Think about it: an underperformer robs you of the opportunity to have a top performer in their place. It’s like an eagle plucking feathers from its own wings as it tries to gain altitude.
The goal of a successful sales recruiting process is not simply to fill gaps on your sales team and see what sticks. The goal is to hire sales people who CAN and WILL do what it takes to deliver the forecast growth your business requires.
How do you make sure the next sales team members you hire are successful?
After evaluating your sales organization and answering the ten questions outlined in PART ONE of this series, your next step is to design and execute a disciplined process for sourcing, screening, selecting, and securing top producers.
Building an Effective Recruiting Process
Hiring salespeople is different from hiring other positions in your organization. They’re the ones you entrust to drive growth and revenue. They’re unique in that the expectations they are held to every day require the focus and accountability of a dedicated leader.
The hiring manager must take ownership of and lead the recruiting process, with the support of skilled talent, development and human resource professionals. How do you know if your sales recruiting process is as effective as it can be?
Below are ten priorities every sales executive and hiring manager should use to lead the recruiting and interviewing process. (WARNING: If you don’t believe science and disciplined execution can play a role in improving your sales hiring results, this list may piss you off.).
- Define evidence-based hiring criteria to ensure objective (not emotional) decisions.
- Write a detailed role description to attract, pre-qualify and hold new hires accountable.
- Produce a leveraged compensation plan that is as aggressive as your business goals.
- Create compelling advertising content and differentiating cues that attract A-players.
- Execute a high-volume sourcing campaign to expand your candidate pool and pipeline.
- Leverage technology to reduce manual effort, eliminate steps, and accelerate decisions.
- Qualify candidates with a validated, predictable, EEOC compliant sales assessment.
- Conduct behavioral interviews to ensure sales culture, competency and buying center fit.
- Collect interview scorecards, act quickly and decisively on top candidates (they go fast).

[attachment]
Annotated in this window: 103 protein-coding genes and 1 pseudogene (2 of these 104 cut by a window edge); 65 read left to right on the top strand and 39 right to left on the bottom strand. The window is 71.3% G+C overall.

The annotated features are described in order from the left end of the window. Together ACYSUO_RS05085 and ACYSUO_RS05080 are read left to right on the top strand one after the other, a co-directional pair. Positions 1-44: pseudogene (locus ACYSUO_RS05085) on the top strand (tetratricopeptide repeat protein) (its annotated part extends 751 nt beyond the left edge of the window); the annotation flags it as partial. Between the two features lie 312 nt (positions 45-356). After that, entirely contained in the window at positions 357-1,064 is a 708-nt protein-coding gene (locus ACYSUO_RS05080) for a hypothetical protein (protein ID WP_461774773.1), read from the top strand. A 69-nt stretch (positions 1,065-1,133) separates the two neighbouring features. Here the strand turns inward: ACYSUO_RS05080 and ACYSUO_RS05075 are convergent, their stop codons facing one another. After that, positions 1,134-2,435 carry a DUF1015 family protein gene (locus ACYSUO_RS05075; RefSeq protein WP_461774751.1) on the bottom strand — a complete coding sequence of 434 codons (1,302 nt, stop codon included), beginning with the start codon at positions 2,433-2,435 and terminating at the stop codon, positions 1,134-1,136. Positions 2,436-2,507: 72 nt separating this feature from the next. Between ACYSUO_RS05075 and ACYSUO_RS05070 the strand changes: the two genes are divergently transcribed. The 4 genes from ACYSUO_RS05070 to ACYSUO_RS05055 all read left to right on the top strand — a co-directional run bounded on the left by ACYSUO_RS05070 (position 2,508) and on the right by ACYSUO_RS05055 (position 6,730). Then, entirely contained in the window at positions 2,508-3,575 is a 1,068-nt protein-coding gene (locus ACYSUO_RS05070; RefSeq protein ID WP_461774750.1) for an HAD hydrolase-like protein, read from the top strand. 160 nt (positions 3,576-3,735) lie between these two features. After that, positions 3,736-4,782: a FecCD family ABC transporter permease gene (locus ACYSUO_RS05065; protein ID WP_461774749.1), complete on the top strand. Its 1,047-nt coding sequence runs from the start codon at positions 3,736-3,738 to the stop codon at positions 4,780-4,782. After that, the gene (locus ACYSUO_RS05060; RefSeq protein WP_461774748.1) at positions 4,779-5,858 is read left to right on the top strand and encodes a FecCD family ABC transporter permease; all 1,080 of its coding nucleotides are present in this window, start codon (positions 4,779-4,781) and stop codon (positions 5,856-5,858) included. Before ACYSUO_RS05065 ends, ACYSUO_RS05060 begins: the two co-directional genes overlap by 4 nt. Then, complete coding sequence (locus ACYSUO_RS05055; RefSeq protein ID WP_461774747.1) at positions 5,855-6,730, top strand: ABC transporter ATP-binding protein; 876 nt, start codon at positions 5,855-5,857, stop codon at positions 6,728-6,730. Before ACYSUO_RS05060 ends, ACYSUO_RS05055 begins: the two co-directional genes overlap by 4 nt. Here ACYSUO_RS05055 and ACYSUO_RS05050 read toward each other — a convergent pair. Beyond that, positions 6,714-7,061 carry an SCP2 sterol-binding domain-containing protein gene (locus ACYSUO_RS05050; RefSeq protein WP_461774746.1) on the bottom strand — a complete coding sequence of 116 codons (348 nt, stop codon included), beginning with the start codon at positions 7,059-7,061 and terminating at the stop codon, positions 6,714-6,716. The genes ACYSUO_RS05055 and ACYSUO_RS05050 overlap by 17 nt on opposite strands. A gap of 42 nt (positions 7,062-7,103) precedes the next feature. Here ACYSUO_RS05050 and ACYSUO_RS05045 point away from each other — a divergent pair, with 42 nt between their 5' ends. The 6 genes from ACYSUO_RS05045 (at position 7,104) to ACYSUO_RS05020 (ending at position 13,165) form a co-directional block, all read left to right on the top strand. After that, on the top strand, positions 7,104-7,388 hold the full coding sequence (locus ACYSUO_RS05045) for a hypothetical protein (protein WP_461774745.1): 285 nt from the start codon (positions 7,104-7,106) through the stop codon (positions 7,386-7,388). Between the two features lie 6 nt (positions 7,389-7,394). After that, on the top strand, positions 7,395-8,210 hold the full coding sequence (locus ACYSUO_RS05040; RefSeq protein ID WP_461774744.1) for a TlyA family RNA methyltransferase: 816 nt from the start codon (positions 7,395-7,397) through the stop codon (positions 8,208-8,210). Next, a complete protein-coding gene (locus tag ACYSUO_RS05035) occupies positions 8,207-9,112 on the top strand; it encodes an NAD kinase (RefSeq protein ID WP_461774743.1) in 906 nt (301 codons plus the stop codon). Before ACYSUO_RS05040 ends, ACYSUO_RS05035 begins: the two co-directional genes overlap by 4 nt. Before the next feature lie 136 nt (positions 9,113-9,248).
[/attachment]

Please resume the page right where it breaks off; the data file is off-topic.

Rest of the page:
- Implement onboarding that validates, accelerates and generates high-performance.
The Benefits of a Systematic Approach
Recruiting and retaining top talent is one of the five core responsibilities of any high-performing sales leader. Onboarding is an essential component of any sales leader’s success, because of the significant costs of taking too long to get a new hire to over-quota performance.
An alarming study from CSO Insights found that over 71% of companies surveyed take at least six months to fully onboard new hires. Of those, more than a third took nine months or longer. Statistically speaking, anywhere from 10-25% of new hires will quit before they complete the onboarding experience.
When it comes to making high-probability (low risk) hiring decisions, if you can avoid wasting time you can avoid costly mistakes. Recruiting and onboarding programs that produce too few candidates, take too long, lack formality and rely too heavily on gut or emotional decisions that often force hiring managers to settle for the “best available” candidate, instead of hiring the best candidate for the position.
Processes that are both thorough and fast are enabled by technology, science and data. Such tools remove anomalies from the decision-making process to create clear, concrete insight into each candidate and how they fit (or don’t fit) within your company. Hiring managers who master these tools gain the ability to lead the hiring process and take control of their team’s success, not follow the lead of others inside and outside their organization.
Are You Positioned for Success?
We can help with the only validated and predictive scientific sales force assessment in the world, offered by our partner Objective Management Group.